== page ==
It is these so-called "alternative" comics that I think hold hope for the future for the comics magazine industry. The geeky adolescents obsessed with power fantasies would rather play video games than read comics. The market has depended on them for so long because they were reliable, they always came in like clockwork every week and spent all their allowance on the latest adventure of some costumed men with muscles on their muscles and women with breasts bigger than their heads. Unfortunately, in catering to them, the market also drove away nearly everyone else. Now that a new generation of teenagers is finding thrills elsewhere, comics need to reach out to a new audience.


American culture in general disdains comics magazines, classing them all as silly. For the most part, this is true. Superheroes are essentially silly. If you get bitten by a radioactive spider, you will not gain the ability to climb walls. In all likelihood, you will die. You can have a serious story featuring superheroes, but you have to work at it, and it's often not worth the effort. If you want to applaud the 1970s Iron Man comics with its continued story of Tony Stark realizing that he's an alcoholic and coming to grips with it (and I still own that entire run), you have to ask how the Iron Man suit added to the story. Tony Stark's alcoholism helped make Iron Man "relevant" to the real world, but Iron Man's constant intrusion kept the alcoholism from really being relevant to any of the readers' lives. I could say the same for any of the other "relevant" storylines introduced into superhero comics over the last 30 years, going back to Harry Osborne's brush with drugs in the famous non-code Spider-Man comics.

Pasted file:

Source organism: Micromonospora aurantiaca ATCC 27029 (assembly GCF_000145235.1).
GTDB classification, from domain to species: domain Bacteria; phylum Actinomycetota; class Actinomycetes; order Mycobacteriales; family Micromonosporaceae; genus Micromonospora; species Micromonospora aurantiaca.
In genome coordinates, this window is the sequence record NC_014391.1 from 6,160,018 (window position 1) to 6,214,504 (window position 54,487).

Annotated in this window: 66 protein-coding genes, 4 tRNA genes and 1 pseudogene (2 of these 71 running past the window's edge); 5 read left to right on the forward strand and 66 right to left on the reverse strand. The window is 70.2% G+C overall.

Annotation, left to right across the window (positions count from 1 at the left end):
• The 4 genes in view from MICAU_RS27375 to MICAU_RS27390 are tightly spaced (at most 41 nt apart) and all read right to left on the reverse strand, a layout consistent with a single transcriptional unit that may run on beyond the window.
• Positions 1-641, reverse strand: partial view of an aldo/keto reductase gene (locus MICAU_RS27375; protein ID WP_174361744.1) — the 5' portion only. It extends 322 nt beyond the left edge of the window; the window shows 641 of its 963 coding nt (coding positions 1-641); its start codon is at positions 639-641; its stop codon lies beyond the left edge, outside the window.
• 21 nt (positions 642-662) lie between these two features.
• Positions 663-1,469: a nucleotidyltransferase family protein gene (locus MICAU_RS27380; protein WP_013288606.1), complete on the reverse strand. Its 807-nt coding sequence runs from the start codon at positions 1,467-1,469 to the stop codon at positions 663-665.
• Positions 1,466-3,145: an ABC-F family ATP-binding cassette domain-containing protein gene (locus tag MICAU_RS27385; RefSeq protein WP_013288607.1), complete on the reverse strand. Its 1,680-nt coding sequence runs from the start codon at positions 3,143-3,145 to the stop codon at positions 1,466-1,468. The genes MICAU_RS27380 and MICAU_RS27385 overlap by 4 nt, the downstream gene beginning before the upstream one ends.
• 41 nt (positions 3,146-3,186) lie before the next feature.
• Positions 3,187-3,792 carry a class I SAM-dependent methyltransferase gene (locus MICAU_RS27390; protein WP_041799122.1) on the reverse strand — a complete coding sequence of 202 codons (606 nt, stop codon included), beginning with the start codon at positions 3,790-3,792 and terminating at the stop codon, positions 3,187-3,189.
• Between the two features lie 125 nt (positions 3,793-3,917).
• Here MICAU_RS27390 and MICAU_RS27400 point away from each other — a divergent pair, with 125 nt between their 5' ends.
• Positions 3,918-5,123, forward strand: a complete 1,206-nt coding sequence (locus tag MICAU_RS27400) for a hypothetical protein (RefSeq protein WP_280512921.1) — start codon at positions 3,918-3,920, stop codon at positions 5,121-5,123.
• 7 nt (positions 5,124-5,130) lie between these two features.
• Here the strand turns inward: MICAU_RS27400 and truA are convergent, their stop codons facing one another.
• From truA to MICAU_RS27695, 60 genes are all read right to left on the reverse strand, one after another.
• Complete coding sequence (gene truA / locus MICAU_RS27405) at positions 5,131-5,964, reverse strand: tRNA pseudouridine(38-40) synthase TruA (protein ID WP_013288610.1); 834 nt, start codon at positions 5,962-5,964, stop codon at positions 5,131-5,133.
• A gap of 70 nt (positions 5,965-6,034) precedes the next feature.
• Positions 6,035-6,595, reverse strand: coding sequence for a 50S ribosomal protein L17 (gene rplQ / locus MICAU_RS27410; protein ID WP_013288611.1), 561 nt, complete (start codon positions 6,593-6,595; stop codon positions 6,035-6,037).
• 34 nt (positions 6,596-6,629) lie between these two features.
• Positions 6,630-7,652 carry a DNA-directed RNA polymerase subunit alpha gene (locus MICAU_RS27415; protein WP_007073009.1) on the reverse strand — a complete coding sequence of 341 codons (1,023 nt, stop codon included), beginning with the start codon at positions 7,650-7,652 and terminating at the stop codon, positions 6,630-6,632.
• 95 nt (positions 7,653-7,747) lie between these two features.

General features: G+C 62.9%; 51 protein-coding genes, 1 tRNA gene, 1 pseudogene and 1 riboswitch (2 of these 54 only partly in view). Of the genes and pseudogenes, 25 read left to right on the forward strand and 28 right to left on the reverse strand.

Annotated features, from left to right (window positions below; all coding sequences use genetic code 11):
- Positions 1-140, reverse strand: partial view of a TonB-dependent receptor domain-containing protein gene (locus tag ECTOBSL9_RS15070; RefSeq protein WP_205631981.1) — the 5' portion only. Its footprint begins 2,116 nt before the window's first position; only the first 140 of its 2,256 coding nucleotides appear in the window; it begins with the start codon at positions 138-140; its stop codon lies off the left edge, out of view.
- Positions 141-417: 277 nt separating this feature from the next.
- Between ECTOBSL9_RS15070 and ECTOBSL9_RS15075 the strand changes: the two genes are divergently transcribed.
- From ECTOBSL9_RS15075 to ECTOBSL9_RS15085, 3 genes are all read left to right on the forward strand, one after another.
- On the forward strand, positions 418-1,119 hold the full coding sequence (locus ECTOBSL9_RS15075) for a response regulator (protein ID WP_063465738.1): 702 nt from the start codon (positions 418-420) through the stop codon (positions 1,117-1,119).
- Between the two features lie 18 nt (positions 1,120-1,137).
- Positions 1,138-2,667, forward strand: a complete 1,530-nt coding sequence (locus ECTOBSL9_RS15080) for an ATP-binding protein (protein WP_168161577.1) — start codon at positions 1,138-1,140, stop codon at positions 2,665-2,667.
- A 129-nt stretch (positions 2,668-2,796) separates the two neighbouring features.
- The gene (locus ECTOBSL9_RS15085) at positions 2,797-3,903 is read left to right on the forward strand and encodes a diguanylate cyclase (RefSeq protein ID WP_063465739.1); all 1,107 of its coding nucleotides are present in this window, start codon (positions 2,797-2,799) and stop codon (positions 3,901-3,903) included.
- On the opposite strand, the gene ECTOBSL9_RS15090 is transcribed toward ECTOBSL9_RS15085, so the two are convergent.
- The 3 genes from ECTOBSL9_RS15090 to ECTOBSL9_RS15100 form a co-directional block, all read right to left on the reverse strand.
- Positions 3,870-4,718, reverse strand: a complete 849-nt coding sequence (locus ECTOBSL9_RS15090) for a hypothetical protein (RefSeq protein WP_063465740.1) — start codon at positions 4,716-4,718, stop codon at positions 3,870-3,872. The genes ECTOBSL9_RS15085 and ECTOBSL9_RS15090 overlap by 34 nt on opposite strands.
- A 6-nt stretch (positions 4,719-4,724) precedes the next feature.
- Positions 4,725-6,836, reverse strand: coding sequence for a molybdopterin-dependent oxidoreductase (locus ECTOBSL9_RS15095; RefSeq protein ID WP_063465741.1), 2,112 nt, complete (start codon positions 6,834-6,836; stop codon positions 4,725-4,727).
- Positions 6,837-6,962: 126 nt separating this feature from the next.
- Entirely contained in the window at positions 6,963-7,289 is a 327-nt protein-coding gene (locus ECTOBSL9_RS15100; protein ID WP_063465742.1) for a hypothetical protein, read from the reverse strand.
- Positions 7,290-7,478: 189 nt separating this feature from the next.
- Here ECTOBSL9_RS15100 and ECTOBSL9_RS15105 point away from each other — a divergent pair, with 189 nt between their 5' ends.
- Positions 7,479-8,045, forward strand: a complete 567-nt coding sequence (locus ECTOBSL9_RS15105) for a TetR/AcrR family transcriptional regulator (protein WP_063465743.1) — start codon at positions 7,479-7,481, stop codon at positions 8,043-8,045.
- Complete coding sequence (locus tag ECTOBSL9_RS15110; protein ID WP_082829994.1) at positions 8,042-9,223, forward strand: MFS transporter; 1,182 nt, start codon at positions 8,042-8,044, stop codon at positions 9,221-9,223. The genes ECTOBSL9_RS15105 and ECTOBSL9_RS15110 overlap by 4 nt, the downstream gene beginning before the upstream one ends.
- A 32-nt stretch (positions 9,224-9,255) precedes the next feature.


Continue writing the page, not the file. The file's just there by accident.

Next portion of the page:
But superhero comics are the only kind that sell, argue the men-in-tights supporters. That wasn't always true, and is true now mainly because of a self-fulfilling prophecy.